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I wish you would get off the "Europe is better" track that you seem to be so stuck on. It's completely irrelevant to those in the USA and the electrical system there is not better, just different. I also suspect you don't know as much about electricity as you are trying to claim.

A boat (with a shorepower system) does not compare to an "appliance", it compares to an electrical sub panel like one might have in a barn or outbuilding. It has a master breaker and individual protected branch circuits. Appliances may be connected to or plugged into these branch circuits.

The reason we have reverse polarity warning lights is, we move this "sub panel" from place to place with no guarantee that the place we move it to is wired correctly.

None of this helps the OP who apparently either took the advice to move to another marina or is running his genset for power.
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Old 13-02-2015, 09:48   #64
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Re: Reverse Polarity

Quote:
Originally Posted by rwidman View Post
I wish you would get off the "Europe is better" track that you seem to be so stuck on. It's completely irrelevant to those in the USA and the electrical system there is not better, just different. I also suspect you don't know as much about electricity as you are trying to claim.
I'm not saying "Europe is better". That is what you are making of it. I am only illustrating that some of the assertions made here are false. Like the assertion that appliances become unsafe or even get damaged when live and neutral get reversed.
This has nothing to do with EU versus USA. It has to do with fact versus fiction. I know electricity, I'm an engineer by training. But I don't need my electricity knowledge to detect a logical fallacy.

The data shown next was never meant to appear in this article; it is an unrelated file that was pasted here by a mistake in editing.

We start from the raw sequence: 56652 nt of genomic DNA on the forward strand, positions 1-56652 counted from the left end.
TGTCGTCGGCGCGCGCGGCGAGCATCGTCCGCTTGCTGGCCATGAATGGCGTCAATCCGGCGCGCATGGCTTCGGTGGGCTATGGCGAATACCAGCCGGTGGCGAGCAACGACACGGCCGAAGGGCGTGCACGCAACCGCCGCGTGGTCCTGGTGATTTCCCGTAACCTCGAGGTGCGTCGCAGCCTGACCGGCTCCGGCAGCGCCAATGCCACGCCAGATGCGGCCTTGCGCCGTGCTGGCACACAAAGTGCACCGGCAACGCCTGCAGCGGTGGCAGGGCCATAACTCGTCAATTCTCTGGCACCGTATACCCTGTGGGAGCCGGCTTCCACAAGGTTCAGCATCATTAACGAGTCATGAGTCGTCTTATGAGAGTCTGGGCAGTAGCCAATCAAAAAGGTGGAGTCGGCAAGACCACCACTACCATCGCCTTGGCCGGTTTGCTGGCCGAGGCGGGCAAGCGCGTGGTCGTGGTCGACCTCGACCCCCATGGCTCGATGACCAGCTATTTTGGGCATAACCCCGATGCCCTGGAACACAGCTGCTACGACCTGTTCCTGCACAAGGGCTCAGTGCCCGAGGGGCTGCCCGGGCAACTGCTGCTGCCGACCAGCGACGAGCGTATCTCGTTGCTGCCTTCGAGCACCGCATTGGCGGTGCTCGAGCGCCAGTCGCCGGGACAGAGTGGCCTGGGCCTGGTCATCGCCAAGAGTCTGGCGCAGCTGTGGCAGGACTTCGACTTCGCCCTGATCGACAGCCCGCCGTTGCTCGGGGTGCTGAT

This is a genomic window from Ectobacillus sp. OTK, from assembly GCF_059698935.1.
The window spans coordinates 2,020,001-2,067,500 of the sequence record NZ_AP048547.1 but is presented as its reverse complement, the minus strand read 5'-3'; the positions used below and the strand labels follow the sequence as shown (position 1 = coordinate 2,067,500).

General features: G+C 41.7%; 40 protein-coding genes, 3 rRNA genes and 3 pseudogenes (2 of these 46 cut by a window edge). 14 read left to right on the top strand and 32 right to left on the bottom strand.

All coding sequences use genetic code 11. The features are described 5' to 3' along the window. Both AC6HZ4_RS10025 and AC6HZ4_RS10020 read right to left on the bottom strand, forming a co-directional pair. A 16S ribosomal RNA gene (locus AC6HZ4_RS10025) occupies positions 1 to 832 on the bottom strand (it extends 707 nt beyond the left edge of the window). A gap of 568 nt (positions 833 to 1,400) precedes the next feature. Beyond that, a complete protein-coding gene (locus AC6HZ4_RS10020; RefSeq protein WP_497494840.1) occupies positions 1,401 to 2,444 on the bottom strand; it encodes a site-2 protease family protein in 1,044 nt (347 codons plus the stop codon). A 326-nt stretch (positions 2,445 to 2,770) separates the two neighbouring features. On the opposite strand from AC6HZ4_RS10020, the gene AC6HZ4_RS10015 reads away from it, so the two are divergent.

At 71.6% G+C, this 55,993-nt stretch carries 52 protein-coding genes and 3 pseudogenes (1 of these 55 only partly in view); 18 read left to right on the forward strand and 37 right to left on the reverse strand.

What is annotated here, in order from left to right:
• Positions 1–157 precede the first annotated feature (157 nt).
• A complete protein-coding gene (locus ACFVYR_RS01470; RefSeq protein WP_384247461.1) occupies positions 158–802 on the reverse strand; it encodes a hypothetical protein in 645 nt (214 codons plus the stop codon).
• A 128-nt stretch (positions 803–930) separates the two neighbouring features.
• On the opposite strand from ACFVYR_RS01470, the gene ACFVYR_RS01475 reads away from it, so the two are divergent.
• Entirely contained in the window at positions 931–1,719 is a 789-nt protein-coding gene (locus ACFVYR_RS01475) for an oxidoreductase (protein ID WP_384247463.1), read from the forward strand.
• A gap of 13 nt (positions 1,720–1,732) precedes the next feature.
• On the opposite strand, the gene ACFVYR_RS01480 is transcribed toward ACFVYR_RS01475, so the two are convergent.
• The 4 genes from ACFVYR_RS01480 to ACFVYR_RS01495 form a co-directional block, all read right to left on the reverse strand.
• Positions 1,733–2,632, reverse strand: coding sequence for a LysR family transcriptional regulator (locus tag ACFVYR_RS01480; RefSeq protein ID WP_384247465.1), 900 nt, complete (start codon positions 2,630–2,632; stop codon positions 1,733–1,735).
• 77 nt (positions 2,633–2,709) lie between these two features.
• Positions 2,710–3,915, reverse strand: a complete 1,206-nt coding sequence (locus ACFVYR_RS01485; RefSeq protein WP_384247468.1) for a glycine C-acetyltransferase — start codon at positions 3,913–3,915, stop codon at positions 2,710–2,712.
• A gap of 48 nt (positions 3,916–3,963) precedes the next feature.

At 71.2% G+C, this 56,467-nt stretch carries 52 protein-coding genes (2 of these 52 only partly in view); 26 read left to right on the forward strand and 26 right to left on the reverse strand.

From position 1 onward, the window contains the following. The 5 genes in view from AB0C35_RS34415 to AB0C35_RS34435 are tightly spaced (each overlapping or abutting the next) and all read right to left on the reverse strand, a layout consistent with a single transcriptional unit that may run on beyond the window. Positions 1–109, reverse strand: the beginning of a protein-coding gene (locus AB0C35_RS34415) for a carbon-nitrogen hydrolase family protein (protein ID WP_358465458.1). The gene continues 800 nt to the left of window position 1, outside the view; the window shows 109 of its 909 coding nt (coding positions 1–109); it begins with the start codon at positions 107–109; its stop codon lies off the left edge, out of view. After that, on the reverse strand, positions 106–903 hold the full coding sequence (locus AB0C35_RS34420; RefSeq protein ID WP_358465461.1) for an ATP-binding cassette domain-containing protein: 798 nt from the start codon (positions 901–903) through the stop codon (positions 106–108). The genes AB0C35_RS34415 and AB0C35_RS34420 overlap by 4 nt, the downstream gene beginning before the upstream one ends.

Quote:

A boat (with a shorepower system) does not compare to an "appliance", it compares to an electrical sub panel like one might have in a barn or outbuilding. It has a master breaker and individual protected branch circuits. Appliances may be connected to or plugged into these branch circuits.

The reason we have reverse polarity warning lights is, we move this "sub panel" from place to place with no guarantee that the place we move it to is wired correctly.
Which is why it is a good idea to wire this "sub panel" in a way that reverse polarity is never an issue. Something the AYBC seems to believe as well, as they only make a reverse polarity indicator mandatory if you don't have a RCD.
And since you should have an RCD...

Quote:
None of this helps the OP who apparently either took the advice to move to another marina or is running his genset for power.

The OP probably did not suffer from a reverse polarity situation, as his measurements showed. Having to move marinas because of a false positive is a pity.


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Old 13-02-2015, 09:55   #65
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Re: Reverse Polarity

Quote:
Originally Posted by FlyingCloud1937 View Post
You are a very foolish...man/woman!

Not because of what you preach....

But, because you don't understand, what you preach????

But, you are right in your own mind, because someone else, confirmed that to you.

But, were they right?

Yes, it must be true, because that is what I believe!!!

the poet

Who is the fool here.

The person that keeps saying: "you need to put your socks on in the right order, or you drop dead"

Or the person that says: "I see lots of people everywhere that don't care about which order they put their socks on, and they're doing just fine"


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Old 13-02-2015, 11:24   #66
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Re: Reverse Polarity

Quote:
Originally Posted by K_V_B View Post
Which is why it is a good idea to wire this "sub panel" in a way that reverse polarity is never an issue. Something the AYBC seems to believe as well, as they only make a reverse polarity indicator mandatory if you don't have a RCD.
And since you should have an RCD...
By the way, given US practice of having continuous green across the iso transformer, if the marina gives you a hot in the green wire (as must have been the described by Bill) then an RCD in the boat will not save you from electrocution if you touch any bonded metal while standing on earth painting your boat or get close to it when swimming. A shore RCD would be required but Americans for some reason do not like whole-circuit RCDs.